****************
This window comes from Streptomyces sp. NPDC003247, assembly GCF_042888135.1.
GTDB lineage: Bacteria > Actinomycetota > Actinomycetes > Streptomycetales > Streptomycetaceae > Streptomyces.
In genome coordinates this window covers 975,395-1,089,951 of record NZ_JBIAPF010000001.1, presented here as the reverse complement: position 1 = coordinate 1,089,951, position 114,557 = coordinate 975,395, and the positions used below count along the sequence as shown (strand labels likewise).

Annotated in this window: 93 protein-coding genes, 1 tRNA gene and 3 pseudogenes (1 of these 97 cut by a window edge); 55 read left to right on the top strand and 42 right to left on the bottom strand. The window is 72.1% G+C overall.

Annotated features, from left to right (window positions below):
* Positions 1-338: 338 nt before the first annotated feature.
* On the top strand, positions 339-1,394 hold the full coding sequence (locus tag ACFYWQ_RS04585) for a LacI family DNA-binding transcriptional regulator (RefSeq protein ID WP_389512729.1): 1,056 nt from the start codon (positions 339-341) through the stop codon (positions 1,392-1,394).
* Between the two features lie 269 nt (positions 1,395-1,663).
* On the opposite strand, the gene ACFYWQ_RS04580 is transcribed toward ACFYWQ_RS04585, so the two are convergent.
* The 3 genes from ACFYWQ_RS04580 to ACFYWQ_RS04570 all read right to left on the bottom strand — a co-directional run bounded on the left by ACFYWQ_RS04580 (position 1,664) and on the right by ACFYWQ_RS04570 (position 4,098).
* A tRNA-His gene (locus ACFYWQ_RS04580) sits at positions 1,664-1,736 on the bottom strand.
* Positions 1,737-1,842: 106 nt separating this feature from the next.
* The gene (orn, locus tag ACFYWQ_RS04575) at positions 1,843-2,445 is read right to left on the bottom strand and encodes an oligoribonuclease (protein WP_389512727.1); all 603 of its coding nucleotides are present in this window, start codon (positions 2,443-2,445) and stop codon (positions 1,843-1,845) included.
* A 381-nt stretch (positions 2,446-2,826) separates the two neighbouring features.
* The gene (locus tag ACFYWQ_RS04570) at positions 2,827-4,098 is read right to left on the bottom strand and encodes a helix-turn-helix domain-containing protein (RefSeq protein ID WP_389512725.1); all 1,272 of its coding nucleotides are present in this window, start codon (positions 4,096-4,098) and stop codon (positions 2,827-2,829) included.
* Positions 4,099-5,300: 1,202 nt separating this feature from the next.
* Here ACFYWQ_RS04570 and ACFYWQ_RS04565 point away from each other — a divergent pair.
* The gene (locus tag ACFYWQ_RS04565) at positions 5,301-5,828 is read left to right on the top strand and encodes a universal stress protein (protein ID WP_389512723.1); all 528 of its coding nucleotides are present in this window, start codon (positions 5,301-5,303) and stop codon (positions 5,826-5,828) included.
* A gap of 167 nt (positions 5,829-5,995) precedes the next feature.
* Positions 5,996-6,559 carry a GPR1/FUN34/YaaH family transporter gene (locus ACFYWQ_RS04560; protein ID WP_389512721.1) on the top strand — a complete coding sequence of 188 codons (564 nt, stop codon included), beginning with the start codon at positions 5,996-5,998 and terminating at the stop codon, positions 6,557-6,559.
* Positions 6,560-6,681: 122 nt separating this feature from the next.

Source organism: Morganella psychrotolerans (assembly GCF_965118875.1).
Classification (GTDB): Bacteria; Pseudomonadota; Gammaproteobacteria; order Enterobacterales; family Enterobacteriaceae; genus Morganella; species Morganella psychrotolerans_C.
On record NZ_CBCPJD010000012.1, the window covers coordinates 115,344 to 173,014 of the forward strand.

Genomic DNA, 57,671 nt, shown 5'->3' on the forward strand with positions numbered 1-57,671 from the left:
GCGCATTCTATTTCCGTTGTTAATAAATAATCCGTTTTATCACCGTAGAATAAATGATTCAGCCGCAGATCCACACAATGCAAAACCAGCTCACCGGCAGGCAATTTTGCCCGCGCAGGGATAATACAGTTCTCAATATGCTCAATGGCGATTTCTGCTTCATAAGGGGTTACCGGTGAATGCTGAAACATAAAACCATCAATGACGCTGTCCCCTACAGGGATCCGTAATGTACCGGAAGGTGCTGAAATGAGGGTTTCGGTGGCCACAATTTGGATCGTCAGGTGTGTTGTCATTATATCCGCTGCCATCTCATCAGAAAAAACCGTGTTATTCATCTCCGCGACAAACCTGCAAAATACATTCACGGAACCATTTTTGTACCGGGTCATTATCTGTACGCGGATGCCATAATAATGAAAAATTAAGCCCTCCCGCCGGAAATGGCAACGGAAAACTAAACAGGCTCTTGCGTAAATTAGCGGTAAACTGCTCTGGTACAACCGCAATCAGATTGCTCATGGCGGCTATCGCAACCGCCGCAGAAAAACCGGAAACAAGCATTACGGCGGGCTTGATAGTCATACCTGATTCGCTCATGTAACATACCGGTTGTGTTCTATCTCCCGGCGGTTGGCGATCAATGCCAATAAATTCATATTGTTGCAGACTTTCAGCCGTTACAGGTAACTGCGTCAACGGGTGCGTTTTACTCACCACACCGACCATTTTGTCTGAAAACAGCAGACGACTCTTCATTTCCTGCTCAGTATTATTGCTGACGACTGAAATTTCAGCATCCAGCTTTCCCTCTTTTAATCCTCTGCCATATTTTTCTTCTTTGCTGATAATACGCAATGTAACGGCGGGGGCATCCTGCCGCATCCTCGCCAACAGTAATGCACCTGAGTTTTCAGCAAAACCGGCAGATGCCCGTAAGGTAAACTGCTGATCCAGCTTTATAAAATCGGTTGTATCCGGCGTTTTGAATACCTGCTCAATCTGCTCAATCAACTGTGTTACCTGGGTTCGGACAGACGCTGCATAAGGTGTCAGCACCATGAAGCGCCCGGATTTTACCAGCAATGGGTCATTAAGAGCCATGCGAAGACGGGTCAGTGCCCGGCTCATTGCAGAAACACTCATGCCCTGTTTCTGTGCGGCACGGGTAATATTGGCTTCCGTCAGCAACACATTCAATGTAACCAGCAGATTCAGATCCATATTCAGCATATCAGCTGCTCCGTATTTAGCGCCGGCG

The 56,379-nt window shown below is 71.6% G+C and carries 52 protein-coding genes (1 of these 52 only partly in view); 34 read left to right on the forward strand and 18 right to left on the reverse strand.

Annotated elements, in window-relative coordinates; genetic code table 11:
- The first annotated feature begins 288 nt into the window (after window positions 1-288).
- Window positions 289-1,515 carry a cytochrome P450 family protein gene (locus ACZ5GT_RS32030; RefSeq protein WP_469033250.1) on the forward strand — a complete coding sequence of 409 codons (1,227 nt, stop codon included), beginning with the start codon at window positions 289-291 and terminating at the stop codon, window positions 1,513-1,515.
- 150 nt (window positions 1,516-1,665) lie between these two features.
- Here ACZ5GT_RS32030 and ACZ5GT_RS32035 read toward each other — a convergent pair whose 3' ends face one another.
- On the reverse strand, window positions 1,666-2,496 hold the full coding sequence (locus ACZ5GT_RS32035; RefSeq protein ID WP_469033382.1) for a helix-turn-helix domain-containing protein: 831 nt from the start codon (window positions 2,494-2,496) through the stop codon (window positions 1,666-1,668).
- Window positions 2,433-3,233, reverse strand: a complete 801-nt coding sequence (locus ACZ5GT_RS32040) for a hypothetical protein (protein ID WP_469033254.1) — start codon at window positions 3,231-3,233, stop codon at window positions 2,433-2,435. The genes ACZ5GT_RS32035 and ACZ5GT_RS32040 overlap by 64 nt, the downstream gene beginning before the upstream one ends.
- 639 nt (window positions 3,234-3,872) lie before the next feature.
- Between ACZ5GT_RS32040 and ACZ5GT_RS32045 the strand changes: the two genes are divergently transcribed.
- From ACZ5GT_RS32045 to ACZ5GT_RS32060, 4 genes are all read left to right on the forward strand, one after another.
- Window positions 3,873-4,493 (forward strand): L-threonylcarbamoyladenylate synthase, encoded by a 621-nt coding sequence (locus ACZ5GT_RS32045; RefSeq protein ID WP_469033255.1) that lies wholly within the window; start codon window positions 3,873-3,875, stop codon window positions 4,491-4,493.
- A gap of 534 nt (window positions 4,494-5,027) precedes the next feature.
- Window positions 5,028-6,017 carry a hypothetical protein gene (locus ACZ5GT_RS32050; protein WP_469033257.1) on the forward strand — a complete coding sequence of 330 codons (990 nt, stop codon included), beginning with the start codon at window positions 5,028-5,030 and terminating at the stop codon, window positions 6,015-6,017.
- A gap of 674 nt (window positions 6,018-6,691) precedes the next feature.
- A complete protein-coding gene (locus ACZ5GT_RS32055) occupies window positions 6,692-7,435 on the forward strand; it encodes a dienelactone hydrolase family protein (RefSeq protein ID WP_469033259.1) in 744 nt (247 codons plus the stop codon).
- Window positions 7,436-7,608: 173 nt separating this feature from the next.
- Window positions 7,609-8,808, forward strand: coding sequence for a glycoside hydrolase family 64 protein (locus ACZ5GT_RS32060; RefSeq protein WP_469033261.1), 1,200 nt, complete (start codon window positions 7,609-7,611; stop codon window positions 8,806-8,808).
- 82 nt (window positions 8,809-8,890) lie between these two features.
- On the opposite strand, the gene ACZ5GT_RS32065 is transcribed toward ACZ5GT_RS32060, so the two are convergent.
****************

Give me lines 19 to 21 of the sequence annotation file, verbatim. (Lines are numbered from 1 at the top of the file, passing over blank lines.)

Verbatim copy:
* A gap of 167 nt (positions 5,829-5,995) precedes the next feature.
* Positions 5,996-6,559 carry a GPR1/FUN34/YaaH family transporter gene (locus ACFYWQ_RS04560; protein ID WP_389512721.1) on the top strand — a complete coding sequence of 188 codons (564 nt, stop codon included), beginning with the start codon at positions 5,996-5,998 and terminating at the stop codon, positions 6,557-6,559.
* Positions 6,560-6,681: 122 nt separating this feature from the next.